Slow Robbery

From Bloomberg:

Venezuela Will Raise Regulated Prices Gradually After Bolivar Devaluation

Venezuela will raise regulated prices gradually on items such as milk, rice and corn flour in a bid to avoid an inflationary spike caused by the devaluation of its currency, said central bank board member Armando Leon.

“The government will not raise prices of regulated food immediately,” Leon, 49, said in a phone interview in Caracas. “The adjustments will be gradual in order to dilute the effect that these increases might have on inflation in the coming months.”

Finance Minister Jorge Giordani announced Dec. 30 that Venezuela would devalue the bolivar for the second time since January 2010. President Hugo Chavez’s government eliminated the 2.6 bolivars-per-dollar exchange rate on so-called essential goods, including food and medicine, weakening the rate to 4.3 bolivars per dollar.

The devaluation will add 2 percentage points to inflation this year, Leon said, after the central bank said consumer prices rose 26.9 percent in 2010, the most among 78 economies tracked by Bloomberg.


I love Hugo Chavez's Marxist government.
It does so many things that must be written exclusively for our entertainment.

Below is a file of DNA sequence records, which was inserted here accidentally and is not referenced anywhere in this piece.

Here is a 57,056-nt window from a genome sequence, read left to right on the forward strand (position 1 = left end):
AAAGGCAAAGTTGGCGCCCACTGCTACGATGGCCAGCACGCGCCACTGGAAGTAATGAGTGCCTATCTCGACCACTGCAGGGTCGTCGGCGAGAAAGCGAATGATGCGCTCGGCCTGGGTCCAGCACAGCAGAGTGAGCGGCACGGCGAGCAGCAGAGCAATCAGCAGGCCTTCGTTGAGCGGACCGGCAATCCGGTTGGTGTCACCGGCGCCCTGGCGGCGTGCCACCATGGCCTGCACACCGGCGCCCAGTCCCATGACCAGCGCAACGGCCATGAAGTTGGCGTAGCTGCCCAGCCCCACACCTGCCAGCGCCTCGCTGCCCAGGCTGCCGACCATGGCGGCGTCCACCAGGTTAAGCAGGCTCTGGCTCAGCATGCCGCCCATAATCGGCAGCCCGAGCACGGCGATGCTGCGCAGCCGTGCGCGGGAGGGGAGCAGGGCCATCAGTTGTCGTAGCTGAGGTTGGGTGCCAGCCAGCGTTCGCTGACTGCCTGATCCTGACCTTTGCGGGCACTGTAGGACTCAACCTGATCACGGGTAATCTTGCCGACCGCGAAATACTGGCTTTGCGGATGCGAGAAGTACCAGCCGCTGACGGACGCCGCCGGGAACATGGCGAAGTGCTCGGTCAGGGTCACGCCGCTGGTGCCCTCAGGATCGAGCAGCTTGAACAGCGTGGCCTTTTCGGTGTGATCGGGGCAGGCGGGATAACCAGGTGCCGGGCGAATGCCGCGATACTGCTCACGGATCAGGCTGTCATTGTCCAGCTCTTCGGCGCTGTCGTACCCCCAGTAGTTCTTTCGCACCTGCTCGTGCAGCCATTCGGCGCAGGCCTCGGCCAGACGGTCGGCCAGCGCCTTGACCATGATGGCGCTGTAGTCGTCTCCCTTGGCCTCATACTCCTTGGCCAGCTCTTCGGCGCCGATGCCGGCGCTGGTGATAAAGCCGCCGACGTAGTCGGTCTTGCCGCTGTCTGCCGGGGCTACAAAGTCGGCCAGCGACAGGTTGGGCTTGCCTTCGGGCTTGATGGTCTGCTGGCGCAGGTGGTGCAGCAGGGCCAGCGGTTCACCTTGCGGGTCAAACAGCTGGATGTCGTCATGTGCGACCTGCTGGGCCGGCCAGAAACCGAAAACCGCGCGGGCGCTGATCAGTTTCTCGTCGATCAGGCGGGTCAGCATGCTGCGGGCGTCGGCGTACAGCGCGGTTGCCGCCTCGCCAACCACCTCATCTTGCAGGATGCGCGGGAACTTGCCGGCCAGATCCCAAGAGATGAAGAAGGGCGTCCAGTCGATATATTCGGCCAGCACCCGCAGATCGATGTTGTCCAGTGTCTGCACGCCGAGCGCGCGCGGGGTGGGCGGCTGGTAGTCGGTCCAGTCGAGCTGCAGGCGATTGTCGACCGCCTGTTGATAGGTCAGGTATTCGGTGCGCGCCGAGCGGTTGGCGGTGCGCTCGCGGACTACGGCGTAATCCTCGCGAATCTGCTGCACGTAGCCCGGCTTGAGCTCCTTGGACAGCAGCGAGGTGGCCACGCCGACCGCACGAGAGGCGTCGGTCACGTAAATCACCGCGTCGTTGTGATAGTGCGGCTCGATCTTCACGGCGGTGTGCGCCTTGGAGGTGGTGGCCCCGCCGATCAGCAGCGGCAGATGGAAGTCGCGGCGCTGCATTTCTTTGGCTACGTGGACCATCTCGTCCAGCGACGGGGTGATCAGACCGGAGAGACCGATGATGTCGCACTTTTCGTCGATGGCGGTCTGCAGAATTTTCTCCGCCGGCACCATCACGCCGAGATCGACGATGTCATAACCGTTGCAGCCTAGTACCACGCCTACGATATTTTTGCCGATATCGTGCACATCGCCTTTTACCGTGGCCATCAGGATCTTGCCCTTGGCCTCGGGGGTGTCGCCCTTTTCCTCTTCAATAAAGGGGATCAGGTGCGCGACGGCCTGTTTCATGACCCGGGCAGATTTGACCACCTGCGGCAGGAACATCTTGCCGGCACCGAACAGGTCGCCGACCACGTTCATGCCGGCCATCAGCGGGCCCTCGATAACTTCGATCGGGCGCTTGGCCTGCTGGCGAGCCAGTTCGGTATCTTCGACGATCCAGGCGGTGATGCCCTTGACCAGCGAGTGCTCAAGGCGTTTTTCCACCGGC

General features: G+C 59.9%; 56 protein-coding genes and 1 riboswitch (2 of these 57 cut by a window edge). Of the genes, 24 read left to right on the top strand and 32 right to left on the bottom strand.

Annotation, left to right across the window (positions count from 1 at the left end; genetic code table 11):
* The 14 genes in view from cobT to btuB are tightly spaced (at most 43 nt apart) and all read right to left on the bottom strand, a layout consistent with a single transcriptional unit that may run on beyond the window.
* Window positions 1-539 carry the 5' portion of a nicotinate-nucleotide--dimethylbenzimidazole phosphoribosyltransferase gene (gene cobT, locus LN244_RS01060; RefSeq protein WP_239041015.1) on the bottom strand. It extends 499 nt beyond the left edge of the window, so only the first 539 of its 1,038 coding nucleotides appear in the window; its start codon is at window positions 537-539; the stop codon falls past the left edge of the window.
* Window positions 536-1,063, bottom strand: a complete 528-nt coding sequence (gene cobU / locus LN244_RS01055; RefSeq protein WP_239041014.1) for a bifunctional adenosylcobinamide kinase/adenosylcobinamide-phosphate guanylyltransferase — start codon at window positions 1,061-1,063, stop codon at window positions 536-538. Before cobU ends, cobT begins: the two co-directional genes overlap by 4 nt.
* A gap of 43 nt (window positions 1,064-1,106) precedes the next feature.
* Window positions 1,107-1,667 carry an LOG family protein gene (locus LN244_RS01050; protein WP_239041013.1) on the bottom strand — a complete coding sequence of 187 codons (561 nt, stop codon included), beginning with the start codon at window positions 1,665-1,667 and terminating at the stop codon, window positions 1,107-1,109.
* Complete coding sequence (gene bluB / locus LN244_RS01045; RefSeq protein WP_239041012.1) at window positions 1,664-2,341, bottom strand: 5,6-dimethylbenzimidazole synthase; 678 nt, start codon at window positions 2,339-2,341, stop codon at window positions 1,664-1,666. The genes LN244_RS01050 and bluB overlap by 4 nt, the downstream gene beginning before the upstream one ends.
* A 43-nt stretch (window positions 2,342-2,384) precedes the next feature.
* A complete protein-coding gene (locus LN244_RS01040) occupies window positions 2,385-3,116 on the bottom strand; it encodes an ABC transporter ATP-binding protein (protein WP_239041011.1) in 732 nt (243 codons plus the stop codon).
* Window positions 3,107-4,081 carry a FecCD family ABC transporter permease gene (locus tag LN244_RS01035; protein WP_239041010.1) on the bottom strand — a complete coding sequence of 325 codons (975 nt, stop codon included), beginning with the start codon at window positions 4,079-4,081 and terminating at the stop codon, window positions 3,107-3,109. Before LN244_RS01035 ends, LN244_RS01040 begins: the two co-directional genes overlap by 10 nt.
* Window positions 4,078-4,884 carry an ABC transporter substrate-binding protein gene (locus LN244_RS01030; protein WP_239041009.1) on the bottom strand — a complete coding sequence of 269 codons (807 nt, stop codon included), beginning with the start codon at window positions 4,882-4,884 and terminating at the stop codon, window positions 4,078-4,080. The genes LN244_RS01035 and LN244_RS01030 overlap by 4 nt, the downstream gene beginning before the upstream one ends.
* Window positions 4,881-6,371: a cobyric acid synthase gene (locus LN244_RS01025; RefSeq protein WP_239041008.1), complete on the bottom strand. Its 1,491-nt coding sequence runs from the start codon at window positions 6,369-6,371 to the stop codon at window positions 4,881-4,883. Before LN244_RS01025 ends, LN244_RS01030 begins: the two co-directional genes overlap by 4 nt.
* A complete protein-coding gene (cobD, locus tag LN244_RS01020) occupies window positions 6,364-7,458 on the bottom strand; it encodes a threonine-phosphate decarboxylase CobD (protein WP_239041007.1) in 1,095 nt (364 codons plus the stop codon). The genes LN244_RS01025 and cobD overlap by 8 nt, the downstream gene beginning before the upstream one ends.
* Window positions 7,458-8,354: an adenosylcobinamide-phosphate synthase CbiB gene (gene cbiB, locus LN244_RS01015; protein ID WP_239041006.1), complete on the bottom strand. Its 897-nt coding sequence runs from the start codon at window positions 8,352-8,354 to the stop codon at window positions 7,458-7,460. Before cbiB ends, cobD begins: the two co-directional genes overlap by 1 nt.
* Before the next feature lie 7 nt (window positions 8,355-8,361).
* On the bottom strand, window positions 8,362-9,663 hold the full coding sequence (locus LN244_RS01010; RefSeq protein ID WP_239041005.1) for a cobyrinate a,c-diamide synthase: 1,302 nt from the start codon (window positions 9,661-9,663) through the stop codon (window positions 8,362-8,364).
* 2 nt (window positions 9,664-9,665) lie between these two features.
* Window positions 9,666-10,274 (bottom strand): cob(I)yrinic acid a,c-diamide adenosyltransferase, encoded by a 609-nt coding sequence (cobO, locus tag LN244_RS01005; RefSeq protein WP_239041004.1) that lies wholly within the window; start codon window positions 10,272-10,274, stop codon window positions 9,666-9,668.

How do they come up with these one-liners?
They drop the value of the currency by 40% for the second time in one year and then have the nerve to say that this will only add 2% to inflation this year, and that the regulated food price adjustments will be gradual.
They claim that by making the adjustment gradual, the effects of inflation will be diluted. That is like a thief saying that instead of stealing all of the furniture and jewelry from your house today, he will just steal the TV and couch tonight and come back for the rest of your belongings tomorrow.
Note that inflation was officially almost 27% last year after the first currency devaluation. Based on this number, we can expect the latest devaluation to increase inflation again this year into the 20 to 30% range.
With these type of negative impacts on the economy, one wonders how long Chavez will manage to hold onto the reins of power before the poor masses wake up to this form of slow robbery?
Anyone who thinks the government can manage the economy better than free market forces needs to study the case of Venezuela closely.